NASA's new rover can be designed with your help

NASA's new rover can be designed with your help
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NASA's Jet Propulsion Laboratory in Pasadena, California, as part of a NASA Innovative Advanced Concepts grant, is conducting a public competition to develop an obstacle avoidance sensor for a possible future rover being developed by the Venus Exploration Agency. The main task of the device will be to study the terrain of an infernal planet, which for a long time the Soviet and American predecessors of the all-terrain vehicle could not properly make. Hoping to draw public attention to the problem, NASA researchers hope to create a powerful and technologically advanced device that can survive even in the harsh conditions of the second planet from the Sun.

The concept of a rover that can be sent to Venus in the near future

New Expedition to Venus

It’s unlikely that Venus may seem like a pleasant place to live for you: at a surface temperature of over 350 degrees Celsius and atmospheric pressure 90 times higher than Earth’s pressure, Venus can turn lead into a puddle and even easily crush a nuclear submarine. Despite the fact that a large number of missions have already visited our space neighbor, only about a dozen of them have come into contact with the surface of Venus before they die under the most severe pressure of the planet. The last spacecraft to touch the surface of the planet was the Soviet Vega-2, which successfully landed on Venus in 1985. Although the mission of the device is considered successful, the device was able to “live” in the hellish climate of our space neighbor only about an hour, giving scientists an occasion to think about creating a more technological device.

“Vega-2” – the last device to successfully land on the surface of Venus

Jonathan Sauder, NASA's senior mechatronics engineer, claims that Earth and Venus were once truly fraternal planets with similar climatic characteristics. The creation of a tropical paradise on the second planet from the Sun was prevented by a single event, forcing neighboring planets to follow radically different development paths. Be that as it may, the researcher is confident that studying various geological units on the surface of Venus could help us understand the evolution of the planet, thereby contributing to a better understanding of the Earth’s climate.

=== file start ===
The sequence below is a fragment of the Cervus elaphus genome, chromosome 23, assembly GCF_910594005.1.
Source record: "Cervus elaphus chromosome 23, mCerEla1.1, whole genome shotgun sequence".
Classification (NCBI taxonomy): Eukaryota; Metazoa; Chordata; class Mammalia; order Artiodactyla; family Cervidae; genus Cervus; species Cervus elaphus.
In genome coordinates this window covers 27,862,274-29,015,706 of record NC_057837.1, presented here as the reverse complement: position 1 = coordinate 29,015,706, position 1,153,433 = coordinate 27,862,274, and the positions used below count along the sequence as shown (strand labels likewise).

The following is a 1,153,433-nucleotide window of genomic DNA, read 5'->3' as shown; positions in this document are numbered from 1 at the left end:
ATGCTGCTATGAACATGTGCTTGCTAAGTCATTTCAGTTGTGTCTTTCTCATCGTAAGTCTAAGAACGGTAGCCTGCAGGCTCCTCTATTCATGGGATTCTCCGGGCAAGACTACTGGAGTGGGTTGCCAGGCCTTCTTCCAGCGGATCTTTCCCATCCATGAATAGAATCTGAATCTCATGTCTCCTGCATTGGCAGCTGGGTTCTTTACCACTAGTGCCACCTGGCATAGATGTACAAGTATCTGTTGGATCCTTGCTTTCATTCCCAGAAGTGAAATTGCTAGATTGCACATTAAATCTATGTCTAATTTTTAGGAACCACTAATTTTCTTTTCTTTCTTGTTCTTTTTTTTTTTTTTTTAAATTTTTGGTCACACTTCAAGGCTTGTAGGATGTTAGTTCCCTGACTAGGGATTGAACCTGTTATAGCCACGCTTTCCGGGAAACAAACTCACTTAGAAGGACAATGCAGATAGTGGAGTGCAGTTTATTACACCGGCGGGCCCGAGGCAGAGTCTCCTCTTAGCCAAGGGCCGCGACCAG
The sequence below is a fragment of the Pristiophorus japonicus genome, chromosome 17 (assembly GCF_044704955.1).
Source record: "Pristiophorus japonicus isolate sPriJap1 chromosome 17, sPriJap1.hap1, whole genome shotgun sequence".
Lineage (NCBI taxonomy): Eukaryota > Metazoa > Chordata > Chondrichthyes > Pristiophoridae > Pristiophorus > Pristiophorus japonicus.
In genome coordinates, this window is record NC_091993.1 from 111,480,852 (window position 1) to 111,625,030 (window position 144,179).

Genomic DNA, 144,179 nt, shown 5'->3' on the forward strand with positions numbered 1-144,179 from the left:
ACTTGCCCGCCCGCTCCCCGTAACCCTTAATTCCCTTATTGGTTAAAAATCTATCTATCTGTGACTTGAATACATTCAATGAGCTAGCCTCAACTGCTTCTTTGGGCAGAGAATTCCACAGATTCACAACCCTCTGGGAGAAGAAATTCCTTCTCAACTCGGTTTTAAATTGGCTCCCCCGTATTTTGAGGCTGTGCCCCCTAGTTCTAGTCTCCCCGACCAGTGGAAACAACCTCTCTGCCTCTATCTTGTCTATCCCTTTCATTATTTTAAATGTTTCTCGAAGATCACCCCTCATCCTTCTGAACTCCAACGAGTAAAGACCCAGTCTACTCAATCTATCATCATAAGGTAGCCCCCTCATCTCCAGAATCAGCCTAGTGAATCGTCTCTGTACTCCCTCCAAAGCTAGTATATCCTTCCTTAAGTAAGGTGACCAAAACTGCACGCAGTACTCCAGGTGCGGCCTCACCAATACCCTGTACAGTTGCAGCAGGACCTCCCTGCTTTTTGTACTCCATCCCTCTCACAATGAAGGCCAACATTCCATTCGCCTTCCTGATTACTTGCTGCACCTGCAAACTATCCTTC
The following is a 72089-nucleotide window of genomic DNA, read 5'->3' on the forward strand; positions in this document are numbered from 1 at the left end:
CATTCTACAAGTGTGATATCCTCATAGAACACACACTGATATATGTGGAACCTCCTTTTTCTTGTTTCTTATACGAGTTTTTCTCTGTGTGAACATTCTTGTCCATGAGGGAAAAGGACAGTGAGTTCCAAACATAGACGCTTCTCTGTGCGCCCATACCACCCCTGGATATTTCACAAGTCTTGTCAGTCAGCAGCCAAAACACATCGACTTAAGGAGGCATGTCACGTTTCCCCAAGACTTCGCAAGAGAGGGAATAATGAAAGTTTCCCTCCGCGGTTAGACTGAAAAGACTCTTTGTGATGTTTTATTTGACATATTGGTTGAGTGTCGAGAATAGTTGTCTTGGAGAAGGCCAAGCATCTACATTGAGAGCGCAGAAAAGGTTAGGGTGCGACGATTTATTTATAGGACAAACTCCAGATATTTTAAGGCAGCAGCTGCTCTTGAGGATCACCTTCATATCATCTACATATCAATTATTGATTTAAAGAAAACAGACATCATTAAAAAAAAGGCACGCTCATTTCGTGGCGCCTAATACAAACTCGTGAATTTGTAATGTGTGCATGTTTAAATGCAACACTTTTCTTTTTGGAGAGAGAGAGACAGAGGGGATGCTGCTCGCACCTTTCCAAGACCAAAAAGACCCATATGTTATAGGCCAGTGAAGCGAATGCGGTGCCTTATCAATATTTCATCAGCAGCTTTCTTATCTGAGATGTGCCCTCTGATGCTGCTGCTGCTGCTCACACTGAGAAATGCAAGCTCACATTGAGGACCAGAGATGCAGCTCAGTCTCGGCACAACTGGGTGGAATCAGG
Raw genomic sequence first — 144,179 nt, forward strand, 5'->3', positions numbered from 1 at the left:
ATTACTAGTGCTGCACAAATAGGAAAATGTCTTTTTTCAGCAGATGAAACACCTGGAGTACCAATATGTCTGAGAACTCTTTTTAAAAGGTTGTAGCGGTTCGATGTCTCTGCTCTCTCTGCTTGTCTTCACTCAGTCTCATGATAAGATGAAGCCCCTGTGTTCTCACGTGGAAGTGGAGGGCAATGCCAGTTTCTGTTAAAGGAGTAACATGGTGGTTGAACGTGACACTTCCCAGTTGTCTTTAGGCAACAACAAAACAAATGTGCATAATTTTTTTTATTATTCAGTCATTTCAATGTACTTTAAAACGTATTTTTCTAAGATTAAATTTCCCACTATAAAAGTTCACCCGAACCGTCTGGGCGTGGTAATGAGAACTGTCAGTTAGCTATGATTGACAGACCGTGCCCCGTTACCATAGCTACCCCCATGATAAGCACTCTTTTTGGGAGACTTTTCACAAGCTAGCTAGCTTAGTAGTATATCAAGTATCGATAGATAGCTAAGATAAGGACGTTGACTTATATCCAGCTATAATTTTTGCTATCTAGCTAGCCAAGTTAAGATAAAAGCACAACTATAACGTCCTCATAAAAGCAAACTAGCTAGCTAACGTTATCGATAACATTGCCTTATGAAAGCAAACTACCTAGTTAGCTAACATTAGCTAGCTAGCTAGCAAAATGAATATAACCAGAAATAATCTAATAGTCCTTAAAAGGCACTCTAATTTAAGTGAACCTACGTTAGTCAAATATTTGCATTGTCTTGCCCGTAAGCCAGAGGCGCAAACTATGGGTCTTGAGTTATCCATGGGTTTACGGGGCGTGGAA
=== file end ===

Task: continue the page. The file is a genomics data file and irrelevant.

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Driven by the wind, NASA's new rover will be able to spend months of work, not minutes, exploring the landscape of Venus. As the rover begins to advance in its research, it will be necessary for it to be able to detect and avoid obstacles in its path. For example, rocks, crevices and steep slopes can interfere with scientific work, and in order to prevent a number of difficulties during the operation of the future device, NASA decided to resort to outside assistance in developing a new type of sensor that can work even at extremely high temperatures. The sensor that won the competition will be included in the rover concept and could potentially become an active part of the mechanism by which humanity learns about the details of the relief of Venus.

See also: NASA managed to establish communication with the Voyager 2 probe after a mysterious failure

Typical landscape of Venus

Participants will have the opportunity to win a prize for first place in the amount of $ 15,000. It is also known that the second place will bring the creator of a successful project $ 10,000, and the third – $ 5,000. In order to personally participate in the competition and get more information about the offer, you can visit the official website of the company.

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My name is Rick V. Jennings. He became a daddy in 2011, raising a curly, kipish daughter. Resigned from the factory after the birth of a daughter, to be closer to the family. Read more for page "about this blog".

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